From Bloomberg (bold emphasis mine)
The U.S. is focusing too much attention on helping students pursue four-year college degrees, when two-year and occupational programs may better prepare them for the job market, a Harvard University report said.
The “college for all” movement has produced only incremental gains as other nations leapfrog the United States, and the country is failing to prepare millions of young people to become employable adults, said the authors of the Pathways to Prosperity Project, based at the Harvard Graduate School of Education in Cambridge, Massachusetts.
Most of the 47 million jobs to be created by 2018 will require some postsecondary education, the report said. Educators should offer young people two-year degrees and apprenticeships to achieve career success, and do more to ensure that students who begin such programs complete them, said Robert Schwartz, academic dean at Harvard’s education school, who heads the Pathways project.
Here in the Philippines, we share the same phenomenon.
The following charts from tradingeconomics.com...
College graduates constitute about 2/5 of Philippine unemployment!
13% of emigrants have been college graduates.
Both of the above represents fundamental evidences why “education is a right” fails.
-Education does not guarantee employment.
-Employment depends on Profits or the Rate of Returns on Investment, which is determined by many factors (mostly by the varying degree of government restrictions)
-Mass production of college graduates which doesn’t conform to the market’s demand (mismatching) leads to unemployment.
-Growing trade specialization patterns requires increasing skills specialization.
This also means tradition educational platforms will shift: where learning will occur from the unorthodox platforms (such as web based education) than from typical classrooms.
And because of this compulsory, learning will likely become shorter and not longer (as the Bloomberg article above shows) and this is why proposals impose regulations to extend years of education runs contradictory to the direction of the present trends and reeks of vested interests.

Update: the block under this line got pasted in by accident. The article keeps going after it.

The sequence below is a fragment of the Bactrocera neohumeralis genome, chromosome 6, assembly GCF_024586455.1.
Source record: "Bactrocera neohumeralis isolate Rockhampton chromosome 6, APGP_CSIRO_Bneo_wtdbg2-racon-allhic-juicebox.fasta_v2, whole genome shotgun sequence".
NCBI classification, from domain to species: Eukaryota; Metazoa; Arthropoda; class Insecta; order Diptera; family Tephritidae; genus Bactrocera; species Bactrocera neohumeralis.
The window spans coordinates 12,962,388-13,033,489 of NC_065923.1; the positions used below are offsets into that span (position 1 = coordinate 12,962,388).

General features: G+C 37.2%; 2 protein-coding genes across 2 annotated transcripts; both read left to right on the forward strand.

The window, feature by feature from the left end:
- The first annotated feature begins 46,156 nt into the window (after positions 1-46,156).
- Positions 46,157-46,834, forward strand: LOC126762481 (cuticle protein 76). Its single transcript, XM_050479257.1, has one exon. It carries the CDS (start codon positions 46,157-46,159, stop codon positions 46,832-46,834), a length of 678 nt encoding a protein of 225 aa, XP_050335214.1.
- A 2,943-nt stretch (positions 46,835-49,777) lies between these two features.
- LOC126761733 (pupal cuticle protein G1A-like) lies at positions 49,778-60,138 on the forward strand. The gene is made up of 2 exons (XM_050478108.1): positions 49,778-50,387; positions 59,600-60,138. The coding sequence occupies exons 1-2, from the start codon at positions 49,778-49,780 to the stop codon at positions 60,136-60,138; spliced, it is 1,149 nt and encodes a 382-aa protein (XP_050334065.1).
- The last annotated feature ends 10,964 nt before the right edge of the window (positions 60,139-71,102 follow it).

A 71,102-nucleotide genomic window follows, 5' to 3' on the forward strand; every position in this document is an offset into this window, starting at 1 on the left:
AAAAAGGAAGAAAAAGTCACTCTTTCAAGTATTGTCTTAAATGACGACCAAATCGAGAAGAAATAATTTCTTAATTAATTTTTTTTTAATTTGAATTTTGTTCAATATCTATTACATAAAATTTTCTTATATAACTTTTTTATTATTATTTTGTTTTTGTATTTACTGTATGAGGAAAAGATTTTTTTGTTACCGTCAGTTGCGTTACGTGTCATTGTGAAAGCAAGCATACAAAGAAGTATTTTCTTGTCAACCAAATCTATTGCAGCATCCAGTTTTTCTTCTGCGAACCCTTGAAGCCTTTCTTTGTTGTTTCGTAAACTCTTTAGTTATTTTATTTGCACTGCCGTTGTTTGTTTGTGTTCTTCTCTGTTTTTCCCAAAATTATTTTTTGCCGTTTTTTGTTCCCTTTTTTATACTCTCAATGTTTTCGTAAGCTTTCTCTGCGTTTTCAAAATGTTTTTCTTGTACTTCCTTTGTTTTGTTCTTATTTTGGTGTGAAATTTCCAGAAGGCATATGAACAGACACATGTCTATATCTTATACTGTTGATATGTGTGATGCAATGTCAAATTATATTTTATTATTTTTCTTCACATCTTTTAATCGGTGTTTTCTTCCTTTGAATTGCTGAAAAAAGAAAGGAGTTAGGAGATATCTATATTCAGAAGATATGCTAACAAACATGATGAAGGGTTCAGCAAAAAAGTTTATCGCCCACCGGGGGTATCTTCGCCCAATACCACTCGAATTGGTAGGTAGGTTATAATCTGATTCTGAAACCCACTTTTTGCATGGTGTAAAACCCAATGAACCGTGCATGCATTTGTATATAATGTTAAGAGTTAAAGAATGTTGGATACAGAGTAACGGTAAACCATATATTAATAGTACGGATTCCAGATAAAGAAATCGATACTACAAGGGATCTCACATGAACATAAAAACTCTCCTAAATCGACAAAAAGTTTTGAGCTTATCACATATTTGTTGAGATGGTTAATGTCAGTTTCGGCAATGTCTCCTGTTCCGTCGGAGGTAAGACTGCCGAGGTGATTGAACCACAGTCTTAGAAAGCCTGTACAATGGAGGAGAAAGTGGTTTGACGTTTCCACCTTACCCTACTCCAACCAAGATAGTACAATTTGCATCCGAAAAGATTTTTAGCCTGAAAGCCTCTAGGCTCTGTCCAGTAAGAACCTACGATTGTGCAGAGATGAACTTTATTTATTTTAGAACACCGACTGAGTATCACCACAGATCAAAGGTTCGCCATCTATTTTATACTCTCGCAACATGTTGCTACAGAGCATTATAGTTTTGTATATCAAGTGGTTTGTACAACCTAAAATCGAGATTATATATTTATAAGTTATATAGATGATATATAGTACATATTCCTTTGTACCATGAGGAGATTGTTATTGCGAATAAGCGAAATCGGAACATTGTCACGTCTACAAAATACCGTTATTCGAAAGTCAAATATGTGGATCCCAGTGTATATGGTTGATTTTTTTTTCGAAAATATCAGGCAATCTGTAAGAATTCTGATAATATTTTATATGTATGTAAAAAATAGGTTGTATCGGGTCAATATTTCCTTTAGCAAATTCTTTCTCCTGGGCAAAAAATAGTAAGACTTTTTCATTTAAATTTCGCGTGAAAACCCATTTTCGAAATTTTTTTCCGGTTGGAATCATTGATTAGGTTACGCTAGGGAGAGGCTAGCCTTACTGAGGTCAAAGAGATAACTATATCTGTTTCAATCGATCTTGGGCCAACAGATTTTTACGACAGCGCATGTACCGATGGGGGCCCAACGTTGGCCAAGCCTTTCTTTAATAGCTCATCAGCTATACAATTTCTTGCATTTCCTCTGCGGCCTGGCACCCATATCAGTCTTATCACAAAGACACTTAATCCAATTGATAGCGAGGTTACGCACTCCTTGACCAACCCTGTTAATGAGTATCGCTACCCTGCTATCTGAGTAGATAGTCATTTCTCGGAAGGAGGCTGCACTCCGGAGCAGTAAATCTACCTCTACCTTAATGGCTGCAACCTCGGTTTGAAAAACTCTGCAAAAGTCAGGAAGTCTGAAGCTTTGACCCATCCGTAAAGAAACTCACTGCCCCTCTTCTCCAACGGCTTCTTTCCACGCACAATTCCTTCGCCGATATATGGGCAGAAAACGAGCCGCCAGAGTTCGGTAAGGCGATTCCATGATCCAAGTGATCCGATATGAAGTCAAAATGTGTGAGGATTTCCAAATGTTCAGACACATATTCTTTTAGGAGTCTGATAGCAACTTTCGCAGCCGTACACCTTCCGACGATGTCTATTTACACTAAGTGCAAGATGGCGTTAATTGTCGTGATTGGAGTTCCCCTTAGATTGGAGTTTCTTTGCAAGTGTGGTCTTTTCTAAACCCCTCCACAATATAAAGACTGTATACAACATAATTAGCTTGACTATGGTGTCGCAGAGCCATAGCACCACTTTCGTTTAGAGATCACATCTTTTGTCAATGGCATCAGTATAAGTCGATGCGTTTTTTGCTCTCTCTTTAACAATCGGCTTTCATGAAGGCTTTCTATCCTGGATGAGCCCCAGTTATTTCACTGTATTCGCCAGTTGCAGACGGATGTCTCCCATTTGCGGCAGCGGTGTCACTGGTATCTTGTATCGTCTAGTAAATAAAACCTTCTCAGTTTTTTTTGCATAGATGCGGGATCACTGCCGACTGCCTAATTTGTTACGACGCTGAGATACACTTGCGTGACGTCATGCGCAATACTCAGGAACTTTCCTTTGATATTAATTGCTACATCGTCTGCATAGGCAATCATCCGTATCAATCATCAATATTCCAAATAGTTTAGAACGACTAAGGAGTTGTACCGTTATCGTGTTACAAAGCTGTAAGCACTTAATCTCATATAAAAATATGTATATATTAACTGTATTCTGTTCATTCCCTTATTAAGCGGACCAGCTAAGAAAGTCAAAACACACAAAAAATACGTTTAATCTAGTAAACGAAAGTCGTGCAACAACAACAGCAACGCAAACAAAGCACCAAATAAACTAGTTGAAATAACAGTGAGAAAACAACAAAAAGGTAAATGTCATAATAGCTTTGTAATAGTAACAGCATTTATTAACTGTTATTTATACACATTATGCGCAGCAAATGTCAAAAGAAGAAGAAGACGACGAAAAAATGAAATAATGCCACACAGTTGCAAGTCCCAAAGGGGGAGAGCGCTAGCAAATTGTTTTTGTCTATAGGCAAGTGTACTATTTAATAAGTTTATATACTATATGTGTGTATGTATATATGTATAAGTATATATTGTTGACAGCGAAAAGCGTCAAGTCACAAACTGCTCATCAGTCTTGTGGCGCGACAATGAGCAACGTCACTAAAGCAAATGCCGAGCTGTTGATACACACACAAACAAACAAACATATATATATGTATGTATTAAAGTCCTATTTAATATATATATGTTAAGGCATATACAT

Education, writes futurist Alvin Toffler, will become more interspersed and interwoven with work and spread over the lifetime.
And this means trends towards learning through apprenticeship.
As Charles Murray of the American Enterprise Institute writes in a 2008 Wall Street Journal OpEd, (bold highlights mine)
Here's the reality: Everyone in every occupation starts as an apprentice. Those who are good enough become journeymen. The best become master craftsmen. This is as true of business executives and history professors as of chefs and welders. Getting rid of the BA and replacing it with evidence of competence -- treating post-secondary education as apprenticeships for everyone -- is one way to help us to recognize that common bond.
-Public funds spent for education that ends up in the unemployment statistics account for as enormous waste. Think 40% of unemployed, many of which comes from Public schools.
Further, the same unemployed will likely consume ‘safety nets’ which further bloats fiscal budgets. This should add to the lack of competitiveness which undermines investment and increases unemployment--thus a vicious cycle.
In short, the popular illusion that education automatically leads to jobs has been exposed. The welfare state fails.
-Even in the indoctrination to uphold state’s supremacy over the individual, technology has been eroding this, as information acquisition becomes increasingly decentralized.
-With lack of investment opportunities and the subsequent job opportunities, restrictions on migrations should be eased, if not lifted. This gives the people opportunity to learn and work where they think would best serve them or make them productive.